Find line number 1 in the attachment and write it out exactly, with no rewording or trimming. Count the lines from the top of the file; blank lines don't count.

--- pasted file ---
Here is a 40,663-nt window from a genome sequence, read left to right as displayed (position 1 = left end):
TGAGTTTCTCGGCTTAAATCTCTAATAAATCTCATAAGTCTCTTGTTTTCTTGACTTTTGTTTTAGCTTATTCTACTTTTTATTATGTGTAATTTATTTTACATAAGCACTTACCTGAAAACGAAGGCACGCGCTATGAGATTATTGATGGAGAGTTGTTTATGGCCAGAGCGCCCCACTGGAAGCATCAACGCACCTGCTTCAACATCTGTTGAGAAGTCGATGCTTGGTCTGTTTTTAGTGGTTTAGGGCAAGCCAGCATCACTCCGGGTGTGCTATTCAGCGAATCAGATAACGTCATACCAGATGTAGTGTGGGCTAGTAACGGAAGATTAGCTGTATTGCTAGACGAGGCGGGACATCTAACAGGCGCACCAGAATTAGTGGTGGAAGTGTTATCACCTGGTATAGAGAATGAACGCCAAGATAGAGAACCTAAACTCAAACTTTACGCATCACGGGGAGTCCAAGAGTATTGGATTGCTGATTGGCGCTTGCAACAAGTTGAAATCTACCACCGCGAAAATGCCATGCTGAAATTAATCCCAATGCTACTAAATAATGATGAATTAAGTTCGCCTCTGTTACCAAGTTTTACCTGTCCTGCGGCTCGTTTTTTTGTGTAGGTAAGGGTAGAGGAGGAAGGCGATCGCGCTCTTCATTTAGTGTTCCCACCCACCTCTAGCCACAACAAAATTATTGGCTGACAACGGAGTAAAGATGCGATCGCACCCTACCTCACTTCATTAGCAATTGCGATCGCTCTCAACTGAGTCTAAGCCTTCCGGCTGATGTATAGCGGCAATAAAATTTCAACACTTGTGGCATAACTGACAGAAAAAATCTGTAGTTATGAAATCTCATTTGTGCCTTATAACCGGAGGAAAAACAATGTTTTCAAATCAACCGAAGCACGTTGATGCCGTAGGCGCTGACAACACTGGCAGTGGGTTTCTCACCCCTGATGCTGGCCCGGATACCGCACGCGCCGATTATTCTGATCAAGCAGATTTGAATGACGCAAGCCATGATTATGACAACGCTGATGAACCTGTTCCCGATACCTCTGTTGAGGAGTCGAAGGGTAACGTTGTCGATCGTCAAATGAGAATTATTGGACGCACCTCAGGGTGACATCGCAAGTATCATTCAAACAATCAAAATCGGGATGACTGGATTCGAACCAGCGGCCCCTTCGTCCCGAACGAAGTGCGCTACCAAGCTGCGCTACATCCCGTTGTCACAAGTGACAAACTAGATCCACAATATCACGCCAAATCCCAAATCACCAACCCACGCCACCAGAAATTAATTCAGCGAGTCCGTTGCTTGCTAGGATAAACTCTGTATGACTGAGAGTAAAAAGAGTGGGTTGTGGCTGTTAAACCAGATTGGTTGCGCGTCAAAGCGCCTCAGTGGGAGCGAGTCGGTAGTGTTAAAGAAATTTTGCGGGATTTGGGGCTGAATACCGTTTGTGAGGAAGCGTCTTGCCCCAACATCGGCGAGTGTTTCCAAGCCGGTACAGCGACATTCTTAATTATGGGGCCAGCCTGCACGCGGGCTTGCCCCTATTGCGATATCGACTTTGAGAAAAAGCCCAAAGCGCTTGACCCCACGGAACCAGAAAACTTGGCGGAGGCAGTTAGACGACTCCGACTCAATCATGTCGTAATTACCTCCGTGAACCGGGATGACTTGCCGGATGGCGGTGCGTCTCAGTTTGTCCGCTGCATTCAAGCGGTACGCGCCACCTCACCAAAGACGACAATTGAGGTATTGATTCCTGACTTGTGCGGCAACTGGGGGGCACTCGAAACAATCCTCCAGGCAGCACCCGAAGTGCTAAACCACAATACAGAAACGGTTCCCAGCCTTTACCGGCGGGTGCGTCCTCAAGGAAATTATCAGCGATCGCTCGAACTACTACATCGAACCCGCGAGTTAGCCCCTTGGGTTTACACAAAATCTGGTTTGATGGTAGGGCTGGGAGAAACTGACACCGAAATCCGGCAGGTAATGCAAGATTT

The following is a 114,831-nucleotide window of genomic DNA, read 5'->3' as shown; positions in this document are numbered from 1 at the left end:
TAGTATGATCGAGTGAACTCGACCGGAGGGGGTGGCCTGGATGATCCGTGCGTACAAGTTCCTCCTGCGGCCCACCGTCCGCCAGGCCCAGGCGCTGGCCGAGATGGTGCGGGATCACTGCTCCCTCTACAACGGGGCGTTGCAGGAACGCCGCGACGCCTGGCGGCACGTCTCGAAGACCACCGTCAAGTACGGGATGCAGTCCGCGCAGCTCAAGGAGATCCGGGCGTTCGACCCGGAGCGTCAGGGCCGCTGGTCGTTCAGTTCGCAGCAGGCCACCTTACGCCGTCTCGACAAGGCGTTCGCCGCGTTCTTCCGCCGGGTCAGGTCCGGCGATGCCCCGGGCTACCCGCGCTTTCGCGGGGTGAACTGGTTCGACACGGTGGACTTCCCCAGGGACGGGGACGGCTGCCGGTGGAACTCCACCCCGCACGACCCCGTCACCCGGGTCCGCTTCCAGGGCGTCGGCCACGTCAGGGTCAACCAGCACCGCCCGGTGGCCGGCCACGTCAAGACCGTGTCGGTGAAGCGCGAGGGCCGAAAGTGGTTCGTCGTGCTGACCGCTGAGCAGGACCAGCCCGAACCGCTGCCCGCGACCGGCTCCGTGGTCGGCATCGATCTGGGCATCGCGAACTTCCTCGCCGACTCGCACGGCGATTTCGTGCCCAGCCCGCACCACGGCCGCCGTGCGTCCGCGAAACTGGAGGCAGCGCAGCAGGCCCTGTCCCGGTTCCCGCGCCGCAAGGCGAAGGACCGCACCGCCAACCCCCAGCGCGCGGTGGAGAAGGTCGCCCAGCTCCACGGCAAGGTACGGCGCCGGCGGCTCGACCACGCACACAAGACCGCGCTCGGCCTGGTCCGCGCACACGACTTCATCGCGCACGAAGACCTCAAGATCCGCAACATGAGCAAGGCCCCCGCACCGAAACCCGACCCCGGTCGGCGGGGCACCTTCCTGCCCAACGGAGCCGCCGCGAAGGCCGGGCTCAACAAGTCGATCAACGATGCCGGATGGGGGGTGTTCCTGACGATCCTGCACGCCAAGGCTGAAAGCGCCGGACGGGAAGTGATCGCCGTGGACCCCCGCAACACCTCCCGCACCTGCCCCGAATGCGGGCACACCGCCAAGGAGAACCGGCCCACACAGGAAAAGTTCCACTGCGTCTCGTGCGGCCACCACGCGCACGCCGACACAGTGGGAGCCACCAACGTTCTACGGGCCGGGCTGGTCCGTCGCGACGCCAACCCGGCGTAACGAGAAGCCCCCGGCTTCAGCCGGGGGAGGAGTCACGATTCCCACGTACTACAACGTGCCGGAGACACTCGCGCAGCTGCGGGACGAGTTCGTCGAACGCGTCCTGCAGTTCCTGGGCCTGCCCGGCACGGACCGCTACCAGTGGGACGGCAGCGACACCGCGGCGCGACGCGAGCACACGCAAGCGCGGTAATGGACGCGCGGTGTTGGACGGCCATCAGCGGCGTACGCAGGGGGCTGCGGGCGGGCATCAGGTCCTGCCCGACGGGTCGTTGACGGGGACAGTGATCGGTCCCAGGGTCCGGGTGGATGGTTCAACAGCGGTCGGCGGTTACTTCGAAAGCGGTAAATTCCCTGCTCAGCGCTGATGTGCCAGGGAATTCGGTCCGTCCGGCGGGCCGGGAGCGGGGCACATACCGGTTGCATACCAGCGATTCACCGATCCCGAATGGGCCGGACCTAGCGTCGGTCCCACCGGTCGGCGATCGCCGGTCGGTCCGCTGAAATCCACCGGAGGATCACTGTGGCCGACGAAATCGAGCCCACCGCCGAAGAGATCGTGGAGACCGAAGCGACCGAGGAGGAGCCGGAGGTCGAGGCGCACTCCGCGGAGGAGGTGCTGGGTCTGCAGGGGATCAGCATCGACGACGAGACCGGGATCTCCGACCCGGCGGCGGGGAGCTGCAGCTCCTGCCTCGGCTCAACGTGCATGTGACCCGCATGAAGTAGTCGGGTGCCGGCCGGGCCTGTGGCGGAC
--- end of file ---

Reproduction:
Here is a 40,663-nt window from a genome sequence, read left to right as displayed (position 1 = left end):